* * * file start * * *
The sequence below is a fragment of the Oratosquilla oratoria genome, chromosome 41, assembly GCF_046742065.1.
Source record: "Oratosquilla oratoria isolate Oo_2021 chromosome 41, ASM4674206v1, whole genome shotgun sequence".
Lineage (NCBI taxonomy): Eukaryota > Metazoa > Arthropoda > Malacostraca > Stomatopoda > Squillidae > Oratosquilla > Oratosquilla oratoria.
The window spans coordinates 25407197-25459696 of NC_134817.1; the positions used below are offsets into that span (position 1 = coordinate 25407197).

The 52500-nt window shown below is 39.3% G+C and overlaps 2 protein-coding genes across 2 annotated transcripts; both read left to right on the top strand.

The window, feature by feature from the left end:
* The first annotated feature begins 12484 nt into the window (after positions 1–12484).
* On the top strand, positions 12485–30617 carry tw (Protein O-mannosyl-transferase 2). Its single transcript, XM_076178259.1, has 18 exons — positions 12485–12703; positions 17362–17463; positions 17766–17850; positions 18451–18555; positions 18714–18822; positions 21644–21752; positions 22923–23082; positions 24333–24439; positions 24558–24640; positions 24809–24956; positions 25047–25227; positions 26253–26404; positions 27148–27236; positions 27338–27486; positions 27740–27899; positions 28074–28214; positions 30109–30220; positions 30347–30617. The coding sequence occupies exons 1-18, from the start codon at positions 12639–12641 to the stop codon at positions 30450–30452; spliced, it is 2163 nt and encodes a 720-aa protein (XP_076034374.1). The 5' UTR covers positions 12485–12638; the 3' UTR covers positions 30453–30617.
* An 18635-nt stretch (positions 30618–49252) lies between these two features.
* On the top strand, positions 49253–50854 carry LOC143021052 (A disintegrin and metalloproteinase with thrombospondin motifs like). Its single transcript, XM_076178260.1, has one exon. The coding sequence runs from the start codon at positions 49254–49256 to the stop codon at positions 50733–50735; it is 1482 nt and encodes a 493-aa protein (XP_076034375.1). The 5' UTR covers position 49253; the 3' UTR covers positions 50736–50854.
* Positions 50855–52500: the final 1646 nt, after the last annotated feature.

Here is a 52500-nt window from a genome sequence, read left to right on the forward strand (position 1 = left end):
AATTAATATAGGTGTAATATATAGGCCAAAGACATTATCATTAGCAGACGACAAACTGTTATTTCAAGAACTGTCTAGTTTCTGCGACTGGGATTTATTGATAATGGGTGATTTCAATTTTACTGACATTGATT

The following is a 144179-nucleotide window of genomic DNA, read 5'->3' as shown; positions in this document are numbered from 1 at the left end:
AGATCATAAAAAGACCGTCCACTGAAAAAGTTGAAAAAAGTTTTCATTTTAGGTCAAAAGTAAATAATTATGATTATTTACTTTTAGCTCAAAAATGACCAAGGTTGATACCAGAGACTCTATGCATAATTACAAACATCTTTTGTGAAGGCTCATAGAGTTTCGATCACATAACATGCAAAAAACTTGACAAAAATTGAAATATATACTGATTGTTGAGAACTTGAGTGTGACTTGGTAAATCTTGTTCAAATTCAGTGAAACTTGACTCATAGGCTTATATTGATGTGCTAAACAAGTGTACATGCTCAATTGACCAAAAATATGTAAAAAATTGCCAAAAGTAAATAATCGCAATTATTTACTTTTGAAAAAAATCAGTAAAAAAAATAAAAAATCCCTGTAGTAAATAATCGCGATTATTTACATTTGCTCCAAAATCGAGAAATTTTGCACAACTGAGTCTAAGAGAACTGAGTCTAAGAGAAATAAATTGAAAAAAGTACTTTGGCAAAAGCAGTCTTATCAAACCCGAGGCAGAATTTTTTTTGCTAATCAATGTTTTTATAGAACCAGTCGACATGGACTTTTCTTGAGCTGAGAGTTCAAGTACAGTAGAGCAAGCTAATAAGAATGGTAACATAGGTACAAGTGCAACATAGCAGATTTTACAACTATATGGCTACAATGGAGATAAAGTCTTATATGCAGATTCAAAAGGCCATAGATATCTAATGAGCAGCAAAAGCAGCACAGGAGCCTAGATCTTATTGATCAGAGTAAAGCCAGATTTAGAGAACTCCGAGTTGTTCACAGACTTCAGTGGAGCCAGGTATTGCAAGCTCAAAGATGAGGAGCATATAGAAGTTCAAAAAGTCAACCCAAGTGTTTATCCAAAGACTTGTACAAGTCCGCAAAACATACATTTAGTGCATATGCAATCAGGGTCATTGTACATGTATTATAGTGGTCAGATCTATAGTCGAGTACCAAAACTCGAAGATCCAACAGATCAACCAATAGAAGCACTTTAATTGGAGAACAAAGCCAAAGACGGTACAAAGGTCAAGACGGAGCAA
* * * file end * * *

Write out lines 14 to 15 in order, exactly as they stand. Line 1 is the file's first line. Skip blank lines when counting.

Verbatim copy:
The following is a 144179-nucleotide window of genomic DNA, read 5'->3' as shown; positions in this document are numbered from 1 at the left end:
AGATCATAAAAAGACCGTCCACTGAAAAAGTTGAAAAAAGTTTTCATTTTAGGTCAAAAGTAAATAATTATGATTATTTACTTTTAGCTCAAAAATGACCAAGGTTGATACCAGAGACTCTATGCATAATTACAAACATCTTTTGTGAAGGCTCATAGAGTTTCGATCACATAACATGCAAAAAACTTGACAAAAATTGAAATATATACTGATTGTTGAGAACTTGAGTGTGACTTGGTAAATCTTGTTCAAATTCAGTGAAACTTGACTCATAGGCTTATATTGATGTGCTAAACAAGTGTACATGCTCAATTGACCAAAAATATGTAAAAAATTGCCAAAAGTAAATAATCGCAATTATTTACTTTTGAAAAAAATCAGTAAAAAAAATAAAAAATCCCTGTAGTAAATAATCGCGATTATTTACATTTGCTCCAAAATCGAGAAATTTTGCACAACTGAGTCTAAGAGAACTGAGTCTAAGAGAAATAAATTGAAAAAAGTACTTTGGCAAAAGCAGTCTTATCAAACCCGAGGCAGAATTTTTTTTGCTAATCAATGTTTTTATAGAACCAGTCGACATGGACTTTTCTTGAGCTGAGAGTTCAAGTACAGTAGAGCAAGCTAATAAGAATGGTAACATAGGTACAAGTGCAACATAGCAGATTTTACAACTATATGGCTACAATGGAGATAAAGTCTTATATGCAGATTCAAAAGGCCATAGATATCTAATGAGCAGCAAAAGCAGCACAGGAGCCTAGATCTTATTGATCAGAGTAAAGCCAGATTTAGAGAACTCCGAGTTGTTCACAGACTTCAGTGGAGCCAGGTATTGCAAGCTCAAAGATGAGGAGCATATAGAAGTTCAAAAAGTCAACCCAAGTGTTTATCCAAAGACTTGTACAAGTCCGCAAAACATACATTTAGTGCATATGCAATCAGGGTCATTGTACATGTATTATAGTGGTCAGATCTATAGTCGAGTACCAAAACTCGAAGATCCAACAGATCAACCAATAGAAGCACTTTAATTGGAGAACAAAGCCAAAGACGGTACAAAGGTCAAGACGGAGCAA